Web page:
Weight loss: The pros and cons of “splurge days”
Yesterday I ate too much, and today I can still feel it. I don’t think I really enjoyed what I felt after we had our large pizza and the cheesecake dessert we brought back from our “foraging” trip later in the afternoon. And this brings up an interesting topic — the idea of giving yourself a “splurge day” every week as part of your weight loss plan. There are pros and cons to doing this.
Pros of having a splurge day
The basic idea is that if you are working on a diet plan as part of a weight loss effort, that you may sometimes find it easier to maintain your plan if it doesn’t mean you’ve got to give up your favorite foods for the rest of your life. You like chocolate cake, you miss chocolate cake, you don’t think you can possibly do without chocolate cake forever… so you tell yourself that you’ll have it, if you can only hold out until Sunday.
There are some good scientific theories behind “splurge days.”
- Limits of self-control. Some psychological researchers suggest that there are limits to our abilities to deprive ourselves. Their research suggests that self-control seems to operate like the batteries in your laptop or cell phone: eventually you need to recharge them. The thinking is that if we try too hard to deprive ourselves or control our behavior in too many areas, or sacrifice for too long, we may actually weaken our ability to control ourselves. So the theory goes that if once a week you splurge, it’s like a much-needed rest period.
- Avoids “starvation mode.” This is based on the medical research suggesting that our bodies have built-in “famine detector” systems that react to prolonged caloric reduction by going into an energy-saving mode. In other words, if you cut back your calories constantly, you find that you’re less able to burn off fat. The bod says “no. Un uh. I need this fat.” So a day of splurging is a way of keeping the body’s famine detection system off guard…. so you can keep losing weight. You eat a few extra cookies on Sunday and on Wednesday you may find you’ve lost more weight than you would have if you’d skipped the cookies. (This only works occasionally, of course — cookies every day doesn’t have the same effect.)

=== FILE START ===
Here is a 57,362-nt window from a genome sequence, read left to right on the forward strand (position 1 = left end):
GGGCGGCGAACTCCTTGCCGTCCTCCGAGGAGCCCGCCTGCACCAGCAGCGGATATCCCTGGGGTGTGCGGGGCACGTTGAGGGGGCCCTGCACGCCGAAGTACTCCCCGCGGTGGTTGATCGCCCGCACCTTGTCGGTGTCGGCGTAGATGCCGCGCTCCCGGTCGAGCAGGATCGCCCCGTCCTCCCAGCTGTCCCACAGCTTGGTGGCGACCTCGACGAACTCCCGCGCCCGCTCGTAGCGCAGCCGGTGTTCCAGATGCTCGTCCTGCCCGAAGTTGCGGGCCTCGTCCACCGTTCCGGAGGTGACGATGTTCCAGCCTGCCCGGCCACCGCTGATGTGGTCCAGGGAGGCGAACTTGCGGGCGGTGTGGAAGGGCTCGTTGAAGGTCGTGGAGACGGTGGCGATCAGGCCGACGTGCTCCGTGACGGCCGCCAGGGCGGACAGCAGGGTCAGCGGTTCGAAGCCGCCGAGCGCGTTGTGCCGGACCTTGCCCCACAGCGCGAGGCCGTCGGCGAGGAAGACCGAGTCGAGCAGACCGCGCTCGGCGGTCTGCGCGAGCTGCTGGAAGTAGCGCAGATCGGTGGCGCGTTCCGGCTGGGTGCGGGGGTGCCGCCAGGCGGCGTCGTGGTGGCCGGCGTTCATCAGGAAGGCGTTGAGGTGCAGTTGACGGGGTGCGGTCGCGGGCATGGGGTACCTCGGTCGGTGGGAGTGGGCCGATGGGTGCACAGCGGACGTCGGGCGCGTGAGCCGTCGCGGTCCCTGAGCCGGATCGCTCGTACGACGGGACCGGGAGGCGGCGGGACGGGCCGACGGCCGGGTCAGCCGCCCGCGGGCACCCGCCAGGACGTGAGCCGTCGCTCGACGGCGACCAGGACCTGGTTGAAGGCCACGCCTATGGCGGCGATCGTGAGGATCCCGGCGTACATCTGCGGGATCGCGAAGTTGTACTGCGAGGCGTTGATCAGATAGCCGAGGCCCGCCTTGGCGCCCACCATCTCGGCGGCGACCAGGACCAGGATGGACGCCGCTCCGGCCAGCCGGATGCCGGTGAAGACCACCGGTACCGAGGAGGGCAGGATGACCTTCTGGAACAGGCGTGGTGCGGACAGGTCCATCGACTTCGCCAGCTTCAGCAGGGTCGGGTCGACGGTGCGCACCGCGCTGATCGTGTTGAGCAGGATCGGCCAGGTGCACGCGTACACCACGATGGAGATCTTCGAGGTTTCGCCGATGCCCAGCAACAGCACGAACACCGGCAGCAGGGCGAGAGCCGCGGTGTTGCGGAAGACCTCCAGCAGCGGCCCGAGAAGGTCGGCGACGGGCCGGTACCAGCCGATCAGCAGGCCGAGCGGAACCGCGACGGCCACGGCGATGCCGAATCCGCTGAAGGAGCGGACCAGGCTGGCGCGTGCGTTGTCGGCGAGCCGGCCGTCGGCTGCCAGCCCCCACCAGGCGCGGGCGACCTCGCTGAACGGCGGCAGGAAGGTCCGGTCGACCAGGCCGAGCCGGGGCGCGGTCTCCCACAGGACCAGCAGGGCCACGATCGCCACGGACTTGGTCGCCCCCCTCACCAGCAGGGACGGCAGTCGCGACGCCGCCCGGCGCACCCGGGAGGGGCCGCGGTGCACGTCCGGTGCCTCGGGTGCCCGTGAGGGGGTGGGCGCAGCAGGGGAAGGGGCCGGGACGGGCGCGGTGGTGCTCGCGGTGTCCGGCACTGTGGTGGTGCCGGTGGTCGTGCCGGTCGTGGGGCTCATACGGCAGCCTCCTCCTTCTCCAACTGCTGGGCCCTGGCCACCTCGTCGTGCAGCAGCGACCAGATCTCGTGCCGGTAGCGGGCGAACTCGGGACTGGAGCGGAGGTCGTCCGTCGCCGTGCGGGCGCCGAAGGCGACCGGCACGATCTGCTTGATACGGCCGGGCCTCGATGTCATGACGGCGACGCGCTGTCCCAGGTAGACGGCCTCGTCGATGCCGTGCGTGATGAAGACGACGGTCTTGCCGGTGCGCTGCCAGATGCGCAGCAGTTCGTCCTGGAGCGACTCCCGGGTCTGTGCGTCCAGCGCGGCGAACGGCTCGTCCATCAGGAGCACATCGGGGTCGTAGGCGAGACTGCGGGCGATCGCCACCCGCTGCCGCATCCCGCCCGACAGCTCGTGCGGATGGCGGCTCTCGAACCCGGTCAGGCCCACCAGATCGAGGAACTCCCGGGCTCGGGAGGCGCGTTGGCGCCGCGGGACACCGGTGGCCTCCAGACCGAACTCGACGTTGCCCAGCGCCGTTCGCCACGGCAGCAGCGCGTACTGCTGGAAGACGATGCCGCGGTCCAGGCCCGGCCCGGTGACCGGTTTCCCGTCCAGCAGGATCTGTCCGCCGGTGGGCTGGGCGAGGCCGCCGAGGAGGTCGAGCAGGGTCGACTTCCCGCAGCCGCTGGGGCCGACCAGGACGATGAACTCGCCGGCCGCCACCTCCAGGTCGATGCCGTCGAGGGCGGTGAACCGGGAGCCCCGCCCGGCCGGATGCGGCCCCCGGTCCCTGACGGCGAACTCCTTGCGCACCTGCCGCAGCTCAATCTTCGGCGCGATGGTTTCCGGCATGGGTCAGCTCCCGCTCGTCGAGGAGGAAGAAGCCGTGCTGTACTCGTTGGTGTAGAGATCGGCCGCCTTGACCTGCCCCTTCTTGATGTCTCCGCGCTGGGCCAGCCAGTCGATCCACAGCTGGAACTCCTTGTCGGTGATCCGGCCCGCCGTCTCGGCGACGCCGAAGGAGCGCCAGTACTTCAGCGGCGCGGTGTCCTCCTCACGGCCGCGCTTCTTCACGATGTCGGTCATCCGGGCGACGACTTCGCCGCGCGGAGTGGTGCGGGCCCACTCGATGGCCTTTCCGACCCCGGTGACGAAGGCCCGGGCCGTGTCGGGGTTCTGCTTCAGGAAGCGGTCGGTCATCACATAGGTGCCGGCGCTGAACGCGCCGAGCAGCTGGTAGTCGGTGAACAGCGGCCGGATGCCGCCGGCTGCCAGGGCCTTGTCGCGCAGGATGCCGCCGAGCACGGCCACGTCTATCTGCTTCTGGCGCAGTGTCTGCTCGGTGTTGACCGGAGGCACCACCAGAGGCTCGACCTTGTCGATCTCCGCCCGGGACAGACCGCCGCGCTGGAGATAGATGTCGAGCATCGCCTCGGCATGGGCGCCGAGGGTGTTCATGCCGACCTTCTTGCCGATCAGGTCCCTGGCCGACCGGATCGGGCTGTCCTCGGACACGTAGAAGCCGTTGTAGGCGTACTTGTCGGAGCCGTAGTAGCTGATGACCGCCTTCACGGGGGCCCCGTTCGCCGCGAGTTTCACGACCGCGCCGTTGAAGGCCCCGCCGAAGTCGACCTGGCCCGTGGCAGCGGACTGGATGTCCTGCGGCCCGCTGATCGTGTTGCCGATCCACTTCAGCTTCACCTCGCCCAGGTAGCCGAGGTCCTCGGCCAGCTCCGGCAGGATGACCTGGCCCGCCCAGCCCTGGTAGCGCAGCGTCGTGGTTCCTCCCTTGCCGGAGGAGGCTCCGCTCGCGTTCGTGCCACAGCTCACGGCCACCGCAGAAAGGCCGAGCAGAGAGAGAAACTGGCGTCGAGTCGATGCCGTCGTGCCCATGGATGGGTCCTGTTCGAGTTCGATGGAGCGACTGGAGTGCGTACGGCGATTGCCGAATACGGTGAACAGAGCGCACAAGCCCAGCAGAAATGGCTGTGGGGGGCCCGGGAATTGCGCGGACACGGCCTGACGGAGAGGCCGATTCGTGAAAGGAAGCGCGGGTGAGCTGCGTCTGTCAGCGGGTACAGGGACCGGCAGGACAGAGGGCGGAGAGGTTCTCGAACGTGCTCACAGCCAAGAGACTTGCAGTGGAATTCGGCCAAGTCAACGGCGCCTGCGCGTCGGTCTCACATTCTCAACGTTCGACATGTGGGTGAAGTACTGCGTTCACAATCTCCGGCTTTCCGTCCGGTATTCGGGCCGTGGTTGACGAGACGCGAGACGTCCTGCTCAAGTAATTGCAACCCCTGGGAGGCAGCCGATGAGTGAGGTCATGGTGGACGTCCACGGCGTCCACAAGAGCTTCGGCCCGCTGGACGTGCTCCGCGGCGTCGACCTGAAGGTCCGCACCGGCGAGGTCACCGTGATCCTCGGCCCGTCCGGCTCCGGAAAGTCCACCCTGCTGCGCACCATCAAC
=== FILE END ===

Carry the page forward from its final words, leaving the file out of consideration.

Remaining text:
Cons of having a splurge day
- How it feels. Sometimes your splurges may just not feel all that good. When you generally eat a lot of heavy foods, sugary foods or whatnot, you may feel less good than you might feel if you ate healthier instead of splurging. And the more you are used to healthier eating, the more you’ll notice the effects of your once-weekly splurge. I think this was part of my feeling yesterday: despite looking forward to a pig-out meal and a great dessert, the fact is I didn’t feel all that great after I ate. I used to eat like that daily; now I seldom do. So I felt stuffed and frankly, got kind of sick of eating the pizza and dessert we’d bought. Ick.
- Health effects. Being diabetic, I have to plan carefully and adjust my meds if I am to eat a lot of carbs or sweet desserts or the like. High blood sugar means having that “sleepy stupid” feeling that other folks mainly associate with the after-Thanksgiving feast. It’s not healthy, though. And even if your health is generally great, a pig-out meal stresses your bod anyway.
- Psychology. I mean, here we are, working not just to “get thin” for a few weeks, but trying to modify our general sense of ourselves. Part of your sense of “self” is the stuff you do, the stuff you say, the stuff you think. As Kurt Vonnegut once wrote, “you are who you pretend to be.” So if I want to be a thin, healthy, athletic guy (my mantra), what is that guy doing eating like that?
What to do?
I think the upshot of this is that like most weight-related issues, there are complex, one-size-fits-one answers here. My current thinking, for me, works like this:
- Having a splurge day is fine, but I’ll try to have a balanced, more reasonable approach to it. It’s fine, for instance, to make that a “splurge meal” instead of a whole day. A big brunch or nice dinner should suffice, instead of following an “anything goes and eat like you’ll never see food again” strategy.
- Even at that, using some portion control and picking healthier treats is generally better, though I won’t lose sleep over it if I am not “perfect.”
- Trying to get some exercise on splurge day is probably a good idea. It happened that I also was on my “no gym” day (which is usually Sunday). But a walk in the woods would have been good to have had.
- Getting single-servings of things would be better than buying larger quantities. Neither my wife nor I really want big slabs of pizza and slices of cheesecake during the week, but we bought a large pizza and a couple of cheesecake desserts that are now sitting in the fridge. (Actually, we didn’t realize we’d have as much left over as we do.) It’s hard not to eat that stuff later in the week, ya know?